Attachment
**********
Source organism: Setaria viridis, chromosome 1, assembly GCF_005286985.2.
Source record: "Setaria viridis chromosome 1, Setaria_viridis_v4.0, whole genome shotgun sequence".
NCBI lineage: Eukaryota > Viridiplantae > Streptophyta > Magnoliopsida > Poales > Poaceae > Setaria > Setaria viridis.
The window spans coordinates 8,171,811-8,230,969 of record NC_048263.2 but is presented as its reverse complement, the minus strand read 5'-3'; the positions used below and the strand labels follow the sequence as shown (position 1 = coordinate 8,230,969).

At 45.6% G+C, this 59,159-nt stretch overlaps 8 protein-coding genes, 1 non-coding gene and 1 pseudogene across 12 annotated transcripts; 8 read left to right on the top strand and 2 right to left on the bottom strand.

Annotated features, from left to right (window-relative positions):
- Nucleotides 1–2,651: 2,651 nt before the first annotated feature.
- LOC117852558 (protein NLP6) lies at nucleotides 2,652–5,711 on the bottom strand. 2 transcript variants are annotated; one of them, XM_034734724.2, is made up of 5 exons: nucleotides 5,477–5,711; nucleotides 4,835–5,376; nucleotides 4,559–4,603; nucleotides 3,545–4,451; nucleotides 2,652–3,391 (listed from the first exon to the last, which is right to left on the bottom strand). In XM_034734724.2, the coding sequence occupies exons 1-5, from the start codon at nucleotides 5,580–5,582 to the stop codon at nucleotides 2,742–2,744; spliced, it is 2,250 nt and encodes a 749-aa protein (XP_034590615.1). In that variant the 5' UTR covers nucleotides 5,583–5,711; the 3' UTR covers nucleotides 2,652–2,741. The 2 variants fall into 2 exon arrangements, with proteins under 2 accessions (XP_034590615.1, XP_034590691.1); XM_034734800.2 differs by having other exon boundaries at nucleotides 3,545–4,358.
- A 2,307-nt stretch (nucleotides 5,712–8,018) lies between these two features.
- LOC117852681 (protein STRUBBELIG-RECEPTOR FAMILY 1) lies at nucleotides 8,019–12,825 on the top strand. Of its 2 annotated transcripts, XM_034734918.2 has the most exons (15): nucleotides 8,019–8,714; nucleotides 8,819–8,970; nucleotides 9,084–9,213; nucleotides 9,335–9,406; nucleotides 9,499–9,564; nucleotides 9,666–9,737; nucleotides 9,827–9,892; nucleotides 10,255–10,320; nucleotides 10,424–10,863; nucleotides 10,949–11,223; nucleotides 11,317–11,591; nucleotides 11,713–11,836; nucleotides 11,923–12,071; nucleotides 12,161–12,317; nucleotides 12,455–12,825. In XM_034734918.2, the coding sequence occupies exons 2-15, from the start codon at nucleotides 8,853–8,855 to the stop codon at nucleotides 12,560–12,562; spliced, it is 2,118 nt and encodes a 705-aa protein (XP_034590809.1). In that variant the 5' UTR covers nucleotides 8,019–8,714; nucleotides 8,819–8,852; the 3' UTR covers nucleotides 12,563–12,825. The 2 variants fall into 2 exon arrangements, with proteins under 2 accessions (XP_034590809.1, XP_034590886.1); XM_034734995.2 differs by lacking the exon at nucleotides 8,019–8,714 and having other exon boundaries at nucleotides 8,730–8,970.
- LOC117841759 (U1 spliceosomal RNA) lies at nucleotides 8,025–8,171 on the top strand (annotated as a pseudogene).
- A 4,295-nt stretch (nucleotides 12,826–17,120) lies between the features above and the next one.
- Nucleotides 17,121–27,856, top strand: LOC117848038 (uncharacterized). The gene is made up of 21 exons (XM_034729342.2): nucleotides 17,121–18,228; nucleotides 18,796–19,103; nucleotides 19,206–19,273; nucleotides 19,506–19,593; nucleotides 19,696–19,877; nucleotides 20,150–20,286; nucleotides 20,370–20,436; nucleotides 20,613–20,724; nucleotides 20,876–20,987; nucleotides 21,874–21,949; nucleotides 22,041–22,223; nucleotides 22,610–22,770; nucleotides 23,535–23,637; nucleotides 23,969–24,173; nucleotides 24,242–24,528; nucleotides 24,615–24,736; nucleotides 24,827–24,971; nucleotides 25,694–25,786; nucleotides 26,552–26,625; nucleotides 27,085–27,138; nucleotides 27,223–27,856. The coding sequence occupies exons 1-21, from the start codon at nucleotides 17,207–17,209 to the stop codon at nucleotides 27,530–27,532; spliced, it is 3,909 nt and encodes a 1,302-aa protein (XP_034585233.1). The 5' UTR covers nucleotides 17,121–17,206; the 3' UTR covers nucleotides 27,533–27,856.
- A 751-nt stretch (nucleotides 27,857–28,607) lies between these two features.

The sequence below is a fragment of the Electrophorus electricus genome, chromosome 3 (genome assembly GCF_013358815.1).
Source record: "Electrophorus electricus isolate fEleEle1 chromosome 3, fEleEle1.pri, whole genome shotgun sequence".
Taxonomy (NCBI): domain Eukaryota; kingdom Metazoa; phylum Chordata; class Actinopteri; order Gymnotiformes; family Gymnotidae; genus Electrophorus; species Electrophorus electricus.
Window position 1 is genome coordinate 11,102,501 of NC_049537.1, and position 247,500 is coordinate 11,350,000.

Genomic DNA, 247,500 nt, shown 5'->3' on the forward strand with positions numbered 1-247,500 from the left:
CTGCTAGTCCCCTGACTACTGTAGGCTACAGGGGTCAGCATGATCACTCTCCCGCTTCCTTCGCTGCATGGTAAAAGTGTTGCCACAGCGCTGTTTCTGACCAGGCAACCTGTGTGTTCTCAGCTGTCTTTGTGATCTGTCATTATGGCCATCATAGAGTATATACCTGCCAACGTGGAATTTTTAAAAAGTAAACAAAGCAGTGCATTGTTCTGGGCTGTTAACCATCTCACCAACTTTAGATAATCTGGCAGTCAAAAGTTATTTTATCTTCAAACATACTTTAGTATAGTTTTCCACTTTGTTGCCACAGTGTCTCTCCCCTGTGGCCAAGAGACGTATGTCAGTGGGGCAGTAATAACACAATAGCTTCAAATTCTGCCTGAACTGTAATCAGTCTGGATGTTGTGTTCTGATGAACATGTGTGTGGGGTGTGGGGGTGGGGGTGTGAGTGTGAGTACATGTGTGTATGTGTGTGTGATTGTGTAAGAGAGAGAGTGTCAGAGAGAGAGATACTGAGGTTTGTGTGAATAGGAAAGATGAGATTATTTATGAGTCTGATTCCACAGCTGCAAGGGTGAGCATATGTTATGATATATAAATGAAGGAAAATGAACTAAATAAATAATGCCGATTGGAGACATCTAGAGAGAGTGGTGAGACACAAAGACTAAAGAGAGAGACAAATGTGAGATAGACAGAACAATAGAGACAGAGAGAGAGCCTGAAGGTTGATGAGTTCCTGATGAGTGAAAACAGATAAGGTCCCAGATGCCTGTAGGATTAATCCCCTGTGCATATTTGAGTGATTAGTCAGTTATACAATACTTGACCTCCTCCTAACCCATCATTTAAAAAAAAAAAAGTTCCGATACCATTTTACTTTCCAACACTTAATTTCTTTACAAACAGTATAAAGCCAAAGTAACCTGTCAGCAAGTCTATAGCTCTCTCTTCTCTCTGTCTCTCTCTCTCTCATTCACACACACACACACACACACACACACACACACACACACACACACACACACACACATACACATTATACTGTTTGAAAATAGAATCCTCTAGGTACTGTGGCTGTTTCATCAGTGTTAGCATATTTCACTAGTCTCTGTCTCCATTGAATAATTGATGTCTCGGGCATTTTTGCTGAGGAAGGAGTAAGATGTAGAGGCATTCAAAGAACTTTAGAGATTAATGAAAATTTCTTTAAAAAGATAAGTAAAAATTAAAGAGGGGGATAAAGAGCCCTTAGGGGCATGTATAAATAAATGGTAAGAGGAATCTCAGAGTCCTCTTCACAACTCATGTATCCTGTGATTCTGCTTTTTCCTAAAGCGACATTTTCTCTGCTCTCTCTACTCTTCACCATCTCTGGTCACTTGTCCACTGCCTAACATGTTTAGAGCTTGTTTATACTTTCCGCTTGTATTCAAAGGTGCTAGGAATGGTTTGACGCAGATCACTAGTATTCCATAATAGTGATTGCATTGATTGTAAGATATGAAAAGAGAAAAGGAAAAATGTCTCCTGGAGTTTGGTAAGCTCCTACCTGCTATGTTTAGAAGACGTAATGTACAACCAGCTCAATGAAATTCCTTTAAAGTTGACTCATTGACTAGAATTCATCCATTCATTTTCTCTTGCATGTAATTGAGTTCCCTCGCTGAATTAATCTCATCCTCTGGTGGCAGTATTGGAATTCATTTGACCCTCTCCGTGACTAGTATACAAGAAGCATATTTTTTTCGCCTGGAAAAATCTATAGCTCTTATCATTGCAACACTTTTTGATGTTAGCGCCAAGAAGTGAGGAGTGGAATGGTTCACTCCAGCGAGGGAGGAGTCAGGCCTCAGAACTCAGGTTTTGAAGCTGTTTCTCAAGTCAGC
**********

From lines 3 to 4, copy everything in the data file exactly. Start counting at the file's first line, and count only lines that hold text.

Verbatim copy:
NCBI lineage: Eukaryota > Viridiplantae > Streptophyta > Magnoliopsida > Poales > Poaceae > Setaria > Setaria viridis.
The window spans coordinates 8,171,811-8,230,969 of record NC_048263.2 but is presented as its reverse complement, the minus strand read 5'-3'; the positions used below and the strand labels follow the sequence as shown (position 1 = coordinate 8,230,969).